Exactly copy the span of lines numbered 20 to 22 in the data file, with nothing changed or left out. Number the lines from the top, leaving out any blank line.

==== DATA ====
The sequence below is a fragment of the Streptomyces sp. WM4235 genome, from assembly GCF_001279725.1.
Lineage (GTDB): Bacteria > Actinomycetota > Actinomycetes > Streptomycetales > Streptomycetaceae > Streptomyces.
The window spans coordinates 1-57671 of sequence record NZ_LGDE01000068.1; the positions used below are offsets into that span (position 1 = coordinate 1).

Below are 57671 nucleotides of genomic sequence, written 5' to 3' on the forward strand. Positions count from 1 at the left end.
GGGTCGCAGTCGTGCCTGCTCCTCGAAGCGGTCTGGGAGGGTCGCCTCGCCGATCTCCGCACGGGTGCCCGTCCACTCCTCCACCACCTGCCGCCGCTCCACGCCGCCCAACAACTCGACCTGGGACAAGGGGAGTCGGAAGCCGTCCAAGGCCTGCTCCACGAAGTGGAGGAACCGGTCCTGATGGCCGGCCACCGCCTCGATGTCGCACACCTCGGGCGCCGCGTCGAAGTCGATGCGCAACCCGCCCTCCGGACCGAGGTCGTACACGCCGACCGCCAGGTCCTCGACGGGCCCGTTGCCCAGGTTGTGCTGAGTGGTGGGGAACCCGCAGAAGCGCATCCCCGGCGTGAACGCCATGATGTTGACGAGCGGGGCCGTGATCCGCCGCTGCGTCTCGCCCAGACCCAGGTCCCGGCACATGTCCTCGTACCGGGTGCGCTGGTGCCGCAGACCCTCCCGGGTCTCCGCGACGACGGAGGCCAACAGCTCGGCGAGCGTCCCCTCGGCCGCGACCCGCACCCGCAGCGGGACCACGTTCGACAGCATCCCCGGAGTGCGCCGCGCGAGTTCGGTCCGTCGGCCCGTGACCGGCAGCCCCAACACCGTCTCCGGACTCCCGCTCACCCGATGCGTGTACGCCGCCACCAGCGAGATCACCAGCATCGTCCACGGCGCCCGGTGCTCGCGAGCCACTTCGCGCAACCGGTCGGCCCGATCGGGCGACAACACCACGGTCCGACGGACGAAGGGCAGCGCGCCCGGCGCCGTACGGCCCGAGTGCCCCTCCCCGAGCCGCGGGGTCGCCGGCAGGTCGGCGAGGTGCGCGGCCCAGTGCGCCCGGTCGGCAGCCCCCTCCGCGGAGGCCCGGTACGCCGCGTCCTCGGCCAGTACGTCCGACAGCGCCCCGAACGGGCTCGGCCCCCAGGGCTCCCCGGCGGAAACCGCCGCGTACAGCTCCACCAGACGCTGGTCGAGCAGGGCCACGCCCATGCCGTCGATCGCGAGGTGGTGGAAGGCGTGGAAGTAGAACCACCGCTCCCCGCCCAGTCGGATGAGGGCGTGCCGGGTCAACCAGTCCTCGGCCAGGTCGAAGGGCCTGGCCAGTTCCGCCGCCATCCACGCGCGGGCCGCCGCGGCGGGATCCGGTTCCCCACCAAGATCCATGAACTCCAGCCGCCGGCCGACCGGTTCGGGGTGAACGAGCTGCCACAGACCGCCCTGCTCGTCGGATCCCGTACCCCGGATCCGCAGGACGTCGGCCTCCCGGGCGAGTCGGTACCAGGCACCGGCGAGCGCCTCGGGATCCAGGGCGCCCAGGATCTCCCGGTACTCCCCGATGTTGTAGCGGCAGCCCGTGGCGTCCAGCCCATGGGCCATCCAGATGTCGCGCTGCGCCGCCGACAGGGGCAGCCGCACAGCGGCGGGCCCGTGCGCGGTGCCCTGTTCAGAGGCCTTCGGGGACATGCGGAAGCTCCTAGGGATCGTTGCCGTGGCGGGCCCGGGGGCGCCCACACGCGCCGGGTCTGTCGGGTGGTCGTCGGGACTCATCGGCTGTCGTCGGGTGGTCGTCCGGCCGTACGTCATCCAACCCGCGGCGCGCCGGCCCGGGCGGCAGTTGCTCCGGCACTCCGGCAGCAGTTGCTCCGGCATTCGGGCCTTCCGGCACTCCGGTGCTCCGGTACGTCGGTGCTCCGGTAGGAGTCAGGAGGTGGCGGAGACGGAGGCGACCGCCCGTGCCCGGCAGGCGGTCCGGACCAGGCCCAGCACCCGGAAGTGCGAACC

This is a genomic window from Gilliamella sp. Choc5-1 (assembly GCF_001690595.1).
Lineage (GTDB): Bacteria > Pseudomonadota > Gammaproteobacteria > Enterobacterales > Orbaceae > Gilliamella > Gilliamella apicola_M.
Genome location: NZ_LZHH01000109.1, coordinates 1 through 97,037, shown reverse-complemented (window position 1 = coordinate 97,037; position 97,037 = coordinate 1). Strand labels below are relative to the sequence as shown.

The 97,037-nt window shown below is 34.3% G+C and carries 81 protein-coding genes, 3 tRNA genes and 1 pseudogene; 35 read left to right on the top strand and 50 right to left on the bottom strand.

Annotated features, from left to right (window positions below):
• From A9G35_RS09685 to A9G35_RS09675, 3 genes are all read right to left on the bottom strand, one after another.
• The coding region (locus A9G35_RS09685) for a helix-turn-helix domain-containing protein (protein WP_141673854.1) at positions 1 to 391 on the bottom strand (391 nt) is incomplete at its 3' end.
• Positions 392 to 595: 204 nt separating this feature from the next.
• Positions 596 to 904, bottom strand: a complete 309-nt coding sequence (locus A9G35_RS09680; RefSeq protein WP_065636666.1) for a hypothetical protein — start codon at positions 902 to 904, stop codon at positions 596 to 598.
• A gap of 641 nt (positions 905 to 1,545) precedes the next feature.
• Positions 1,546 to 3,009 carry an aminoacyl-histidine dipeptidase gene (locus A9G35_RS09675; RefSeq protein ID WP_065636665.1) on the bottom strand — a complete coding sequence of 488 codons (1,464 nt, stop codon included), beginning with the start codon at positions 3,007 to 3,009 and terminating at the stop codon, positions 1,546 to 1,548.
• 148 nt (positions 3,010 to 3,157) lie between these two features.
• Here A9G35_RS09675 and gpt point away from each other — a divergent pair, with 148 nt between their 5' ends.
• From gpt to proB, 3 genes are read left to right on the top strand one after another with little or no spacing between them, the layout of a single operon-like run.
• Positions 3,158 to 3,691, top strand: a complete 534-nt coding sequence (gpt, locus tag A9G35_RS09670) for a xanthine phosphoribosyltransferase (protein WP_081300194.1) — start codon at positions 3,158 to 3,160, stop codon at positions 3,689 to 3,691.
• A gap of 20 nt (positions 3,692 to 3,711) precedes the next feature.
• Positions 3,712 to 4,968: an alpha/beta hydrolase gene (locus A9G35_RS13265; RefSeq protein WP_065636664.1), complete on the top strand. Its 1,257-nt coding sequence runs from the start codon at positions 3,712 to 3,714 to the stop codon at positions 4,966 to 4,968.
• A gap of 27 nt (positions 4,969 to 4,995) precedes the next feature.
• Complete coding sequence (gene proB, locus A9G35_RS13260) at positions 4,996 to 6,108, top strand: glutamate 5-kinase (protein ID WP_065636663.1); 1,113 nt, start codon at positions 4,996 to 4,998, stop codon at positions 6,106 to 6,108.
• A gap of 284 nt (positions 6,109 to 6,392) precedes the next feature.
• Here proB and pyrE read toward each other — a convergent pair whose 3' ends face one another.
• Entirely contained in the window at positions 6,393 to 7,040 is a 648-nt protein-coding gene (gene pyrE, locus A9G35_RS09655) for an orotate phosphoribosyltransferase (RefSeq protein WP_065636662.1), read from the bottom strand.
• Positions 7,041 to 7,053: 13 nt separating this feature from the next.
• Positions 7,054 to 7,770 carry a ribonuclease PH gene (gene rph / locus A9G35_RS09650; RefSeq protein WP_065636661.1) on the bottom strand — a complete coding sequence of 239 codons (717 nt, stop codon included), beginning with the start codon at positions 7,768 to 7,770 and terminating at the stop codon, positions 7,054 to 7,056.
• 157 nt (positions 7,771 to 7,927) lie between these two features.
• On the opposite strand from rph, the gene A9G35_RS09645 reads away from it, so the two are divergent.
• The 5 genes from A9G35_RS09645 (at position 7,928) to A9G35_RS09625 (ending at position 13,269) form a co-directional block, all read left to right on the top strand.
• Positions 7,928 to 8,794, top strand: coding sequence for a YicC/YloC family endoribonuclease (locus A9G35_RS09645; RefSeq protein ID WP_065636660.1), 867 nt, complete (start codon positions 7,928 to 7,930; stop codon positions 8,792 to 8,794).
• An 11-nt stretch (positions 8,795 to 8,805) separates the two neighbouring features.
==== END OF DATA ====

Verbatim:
• Positions 3,158 to 3,691, top strand: a complete 534-nt coding sequence (gpt, locus tag A9G35_RS09670) for a xanthine phosphoribosyltransferase (protein WP_081300194.1) — start codon at positions 3,158 to 3,160, stop codon at positions 3,689 to 3,691.
• A gap of 20 nt (positions 3,692 to 3,711) precedes the next feature.
• Positions 3,712 to 4,968: an alpha/beta hydrolase gene (locus A9G35_RS13265; RefSeq protein WP_065636664.1), complete on the top strand. Its 1,257-nt coding sequence runs from the start codon at positions 3,712 to 3,714 to the stop codon at positions 4,966 to 4,968.